Look for A2L trial consultants, graphics consultants and jury consultants in Washington, DC, Baltimore, MD, New York, NY, Boston, MA, Alexandria, VA, Atlanta, GA, Miami, FL, Chicago, IL, Houston, Texas, Los Angeles, CA, and San Francisco, California, Wilmington, Delaware, Philadelphia, PA, Phoenix, AZ, San Antonio, Palo Alto, Dallas, Detroit, Baltimore, Cleveland, Kansas City, Las Vegas, Pittsburgh, Richmond, VA, Salt Lake City, Denver, London, Dublin, Johannesburg, Brussels and many other cities and countries around the world. A2L Contact Information


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21 Secrets for Using Litigation Consultants on a Tight Budget

 


litigation consultants tight budget low priceIn Part 1 of this article, we discussed how to use litigation consultants to win a case when there are no budget constraints. Here in Part 2, we tackle the opposite end of the budget spectrum: how to best use litigation consultants when budget is severely constrained.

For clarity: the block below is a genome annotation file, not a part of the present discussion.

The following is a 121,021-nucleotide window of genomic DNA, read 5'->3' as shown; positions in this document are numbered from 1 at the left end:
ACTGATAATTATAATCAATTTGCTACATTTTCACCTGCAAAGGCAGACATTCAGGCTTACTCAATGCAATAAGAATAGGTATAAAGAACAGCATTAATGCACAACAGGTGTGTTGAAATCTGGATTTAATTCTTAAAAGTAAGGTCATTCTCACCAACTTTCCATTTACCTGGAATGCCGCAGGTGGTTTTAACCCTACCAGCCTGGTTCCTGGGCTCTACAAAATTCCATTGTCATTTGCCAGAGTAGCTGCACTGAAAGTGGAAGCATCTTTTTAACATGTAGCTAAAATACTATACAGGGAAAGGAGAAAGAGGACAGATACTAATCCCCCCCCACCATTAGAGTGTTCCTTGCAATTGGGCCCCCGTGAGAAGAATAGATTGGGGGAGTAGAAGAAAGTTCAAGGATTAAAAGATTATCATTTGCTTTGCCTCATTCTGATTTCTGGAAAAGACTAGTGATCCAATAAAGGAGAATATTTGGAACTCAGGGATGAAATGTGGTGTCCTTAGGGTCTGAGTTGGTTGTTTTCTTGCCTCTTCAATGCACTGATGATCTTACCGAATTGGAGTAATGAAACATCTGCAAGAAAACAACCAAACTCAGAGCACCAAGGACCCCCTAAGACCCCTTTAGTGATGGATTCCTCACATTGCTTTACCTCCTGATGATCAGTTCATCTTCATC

The good news is that in any case that has more than $1 million at stake or is a possible example of pattern litigation, there is a litigation consulting strategy that can fit the budget and deliver high value, regardless of budget. While every case has different needs, and there is a big difference between bench and jury trials, here is a prescription for utilizing litigation consultants in a tight budget.

The primary cost difference between a small litigation budget and a large litigation budget will be the amount of time spent on testing and varying strategic approaches to the case.  In a tight budget scenario, rather than relying on feedback from mock jurors and judges to help guide which themes to emphasize and the best ways to explain elements of the case, you will likely have to rely heavily on gut instinct. Of course, that is not always a bad thing.

complimentary-timeline-e-bookuse-25-samp